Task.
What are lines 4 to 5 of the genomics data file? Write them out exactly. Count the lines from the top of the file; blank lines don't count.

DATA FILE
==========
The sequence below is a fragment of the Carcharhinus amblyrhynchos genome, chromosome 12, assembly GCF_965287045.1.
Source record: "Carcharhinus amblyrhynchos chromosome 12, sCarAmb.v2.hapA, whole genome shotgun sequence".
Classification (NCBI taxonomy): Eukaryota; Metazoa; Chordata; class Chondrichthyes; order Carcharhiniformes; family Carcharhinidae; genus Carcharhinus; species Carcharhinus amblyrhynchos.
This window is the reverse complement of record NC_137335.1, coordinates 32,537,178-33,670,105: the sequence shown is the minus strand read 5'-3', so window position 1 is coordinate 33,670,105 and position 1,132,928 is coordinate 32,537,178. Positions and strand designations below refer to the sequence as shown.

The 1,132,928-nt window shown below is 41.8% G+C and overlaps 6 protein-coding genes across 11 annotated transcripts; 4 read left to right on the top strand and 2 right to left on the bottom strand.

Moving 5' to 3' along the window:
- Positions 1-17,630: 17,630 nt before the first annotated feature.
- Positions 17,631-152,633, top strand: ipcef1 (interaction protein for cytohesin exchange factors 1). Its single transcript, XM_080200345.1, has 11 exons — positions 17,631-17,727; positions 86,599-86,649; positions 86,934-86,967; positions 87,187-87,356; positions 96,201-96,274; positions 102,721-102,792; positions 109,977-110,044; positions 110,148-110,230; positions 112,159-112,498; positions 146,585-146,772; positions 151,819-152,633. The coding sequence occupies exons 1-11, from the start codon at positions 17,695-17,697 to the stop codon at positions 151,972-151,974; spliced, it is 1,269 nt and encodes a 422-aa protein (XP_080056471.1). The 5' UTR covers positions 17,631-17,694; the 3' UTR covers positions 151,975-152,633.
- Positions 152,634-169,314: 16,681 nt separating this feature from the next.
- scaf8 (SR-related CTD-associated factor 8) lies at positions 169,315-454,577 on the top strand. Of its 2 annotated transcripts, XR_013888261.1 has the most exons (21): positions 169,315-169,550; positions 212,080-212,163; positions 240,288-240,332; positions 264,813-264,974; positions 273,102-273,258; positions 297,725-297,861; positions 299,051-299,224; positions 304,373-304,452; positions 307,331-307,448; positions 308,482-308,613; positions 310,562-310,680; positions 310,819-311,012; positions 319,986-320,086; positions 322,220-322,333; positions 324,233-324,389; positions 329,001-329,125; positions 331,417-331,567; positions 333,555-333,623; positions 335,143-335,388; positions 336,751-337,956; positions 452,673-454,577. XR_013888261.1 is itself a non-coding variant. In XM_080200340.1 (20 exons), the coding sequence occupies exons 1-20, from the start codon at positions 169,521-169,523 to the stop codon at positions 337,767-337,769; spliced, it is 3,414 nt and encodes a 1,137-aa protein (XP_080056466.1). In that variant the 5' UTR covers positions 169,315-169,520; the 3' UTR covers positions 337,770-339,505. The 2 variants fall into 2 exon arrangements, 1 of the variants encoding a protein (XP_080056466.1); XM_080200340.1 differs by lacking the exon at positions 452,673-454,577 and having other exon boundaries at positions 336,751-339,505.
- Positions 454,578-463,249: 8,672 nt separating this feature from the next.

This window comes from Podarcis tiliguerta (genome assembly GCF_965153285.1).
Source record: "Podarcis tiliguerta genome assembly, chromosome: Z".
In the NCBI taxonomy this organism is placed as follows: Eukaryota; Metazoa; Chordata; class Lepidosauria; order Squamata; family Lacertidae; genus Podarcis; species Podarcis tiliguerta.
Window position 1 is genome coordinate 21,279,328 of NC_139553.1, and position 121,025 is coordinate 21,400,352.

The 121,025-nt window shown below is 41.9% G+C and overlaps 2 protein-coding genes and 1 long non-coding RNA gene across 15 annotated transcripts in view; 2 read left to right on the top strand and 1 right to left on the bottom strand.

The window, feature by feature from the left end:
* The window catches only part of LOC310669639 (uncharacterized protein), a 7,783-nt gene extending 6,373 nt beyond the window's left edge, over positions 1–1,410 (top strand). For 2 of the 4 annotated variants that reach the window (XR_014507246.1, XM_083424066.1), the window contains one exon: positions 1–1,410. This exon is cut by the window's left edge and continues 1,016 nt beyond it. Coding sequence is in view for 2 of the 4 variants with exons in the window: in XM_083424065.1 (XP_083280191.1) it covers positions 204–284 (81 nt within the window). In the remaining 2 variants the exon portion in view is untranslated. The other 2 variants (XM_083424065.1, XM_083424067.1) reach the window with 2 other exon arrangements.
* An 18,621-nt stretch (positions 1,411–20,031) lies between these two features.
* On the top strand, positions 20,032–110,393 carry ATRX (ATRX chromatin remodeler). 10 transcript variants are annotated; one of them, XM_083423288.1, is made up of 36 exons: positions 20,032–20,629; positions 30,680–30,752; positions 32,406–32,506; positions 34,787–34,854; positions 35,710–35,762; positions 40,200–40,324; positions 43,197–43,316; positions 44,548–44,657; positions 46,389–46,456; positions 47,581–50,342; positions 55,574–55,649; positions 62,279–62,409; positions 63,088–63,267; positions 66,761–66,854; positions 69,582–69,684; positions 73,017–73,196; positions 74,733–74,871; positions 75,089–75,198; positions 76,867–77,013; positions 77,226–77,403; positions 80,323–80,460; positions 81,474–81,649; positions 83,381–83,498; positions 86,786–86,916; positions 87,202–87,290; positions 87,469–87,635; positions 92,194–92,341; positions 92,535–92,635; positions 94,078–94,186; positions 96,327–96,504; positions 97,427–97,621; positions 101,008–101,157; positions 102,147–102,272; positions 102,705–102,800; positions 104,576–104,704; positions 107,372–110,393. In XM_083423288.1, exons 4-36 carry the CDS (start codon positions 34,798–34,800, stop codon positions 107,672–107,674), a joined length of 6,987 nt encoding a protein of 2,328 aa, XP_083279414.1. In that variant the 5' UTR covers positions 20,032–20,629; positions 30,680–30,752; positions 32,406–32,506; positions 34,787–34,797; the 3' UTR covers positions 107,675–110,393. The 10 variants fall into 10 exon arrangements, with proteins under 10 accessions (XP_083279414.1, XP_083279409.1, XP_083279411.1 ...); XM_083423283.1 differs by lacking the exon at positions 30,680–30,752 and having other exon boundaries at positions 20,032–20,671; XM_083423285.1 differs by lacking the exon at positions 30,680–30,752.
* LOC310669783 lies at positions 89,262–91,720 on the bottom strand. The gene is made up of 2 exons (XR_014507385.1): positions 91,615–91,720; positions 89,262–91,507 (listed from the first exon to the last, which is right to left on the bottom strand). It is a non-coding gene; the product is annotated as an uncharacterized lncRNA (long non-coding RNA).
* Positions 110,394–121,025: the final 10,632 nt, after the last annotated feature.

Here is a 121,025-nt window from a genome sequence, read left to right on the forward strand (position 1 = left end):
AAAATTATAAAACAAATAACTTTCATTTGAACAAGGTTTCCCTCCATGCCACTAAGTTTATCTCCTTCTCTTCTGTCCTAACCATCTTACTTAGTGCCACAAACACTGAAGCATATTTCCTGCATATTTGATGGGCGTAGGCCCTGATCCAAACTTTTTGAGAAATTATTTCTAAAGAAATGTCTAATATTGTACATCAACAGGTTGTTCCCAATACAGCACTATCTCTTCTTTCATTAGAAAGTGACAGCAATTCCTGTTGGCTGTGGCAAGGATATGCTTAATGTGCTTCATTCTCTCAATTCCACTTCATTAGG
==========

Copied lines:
This window is the reverse complement of record NC_137335.1, coordinates 32,537,178-33,670,105: the sequence shown is the minus strand read 5'-3', so window position 1 is coordinate 33,670,105 and position 1,132,928 is coordinate 32,537,178. Positions and strand designations below refer to the sequence as shown.

The 1,132,928-nt window shown below is 41.8% G+C and overlaps 6 protein-coding genes across 11 annotated transcripts; 4 read left to right on the top strand and 2 right to left on the bottom strand.